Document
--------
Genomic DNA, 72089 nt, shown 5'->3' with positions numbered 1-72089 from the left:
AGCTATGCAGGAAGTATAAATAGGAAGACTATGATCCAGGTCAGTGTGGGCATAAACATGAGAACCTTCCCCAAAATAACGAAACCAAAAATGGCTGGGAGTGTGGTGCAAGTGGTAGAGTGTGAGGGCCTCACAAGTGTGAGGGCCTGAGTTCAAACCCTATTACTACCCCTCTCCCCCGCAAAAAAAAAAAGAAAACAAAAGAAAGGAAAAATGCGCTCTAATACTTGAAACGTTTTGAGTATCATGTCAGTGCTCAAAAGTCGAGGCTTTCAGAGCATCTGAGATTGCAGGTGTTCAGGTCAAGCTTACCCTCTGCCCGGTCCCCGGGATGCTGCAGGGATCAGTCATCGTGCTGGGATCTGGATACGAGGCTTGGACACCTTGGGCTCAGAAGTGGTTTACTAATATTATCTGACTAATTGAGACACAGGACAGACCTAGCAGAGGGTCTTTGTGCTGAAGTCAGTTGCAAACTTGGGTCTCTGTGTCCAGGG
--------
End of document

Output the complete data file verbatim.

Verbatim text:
Genomic DNA, 72089 nt, shown 5'->3' with positions numbered 1-72089 from the left:
AGCTATGCAGGAAGTATAAATAGGAAGACTATGATCCAGGTCAGTGTGGGCATAAACATGAGAACCTTCCCCAAAATAACGAAACCAAAAATGGCTGGGAGTGTGGTGCAAGTGGTAGAGTGTGAGGGCCTCACAAGTGTGAGGGCCTGAGTTCAAACCCTATTACTACCCCTCTCCCCCGCAAAAAAAAAAAGAAAACAAAAGAAAGGAAAAATGCGCTCTAATACTTGAAACGTTTTGAGTATCATGTCAGTGCTCAAAAGTCGAGGCTTTCAGAGCATCTGAGATTGCAGGTGTTCAGGTCAAGCTTACCCTCTGCCCGGTCCCCGGGATGCTGCAGGGATCAGTCATCGTGCTGGGATCTGGATACGAGGCTTGGACACCTTGGGCTCAGAAGTGGTTTACTAATATTATCTGACTAATTGAGACACAGGACAGACCTAGCAGAGGGTCTTTGTGCTGAAGTCAGTTGCAAACTTGGGTCTCTGTGTCCAGGG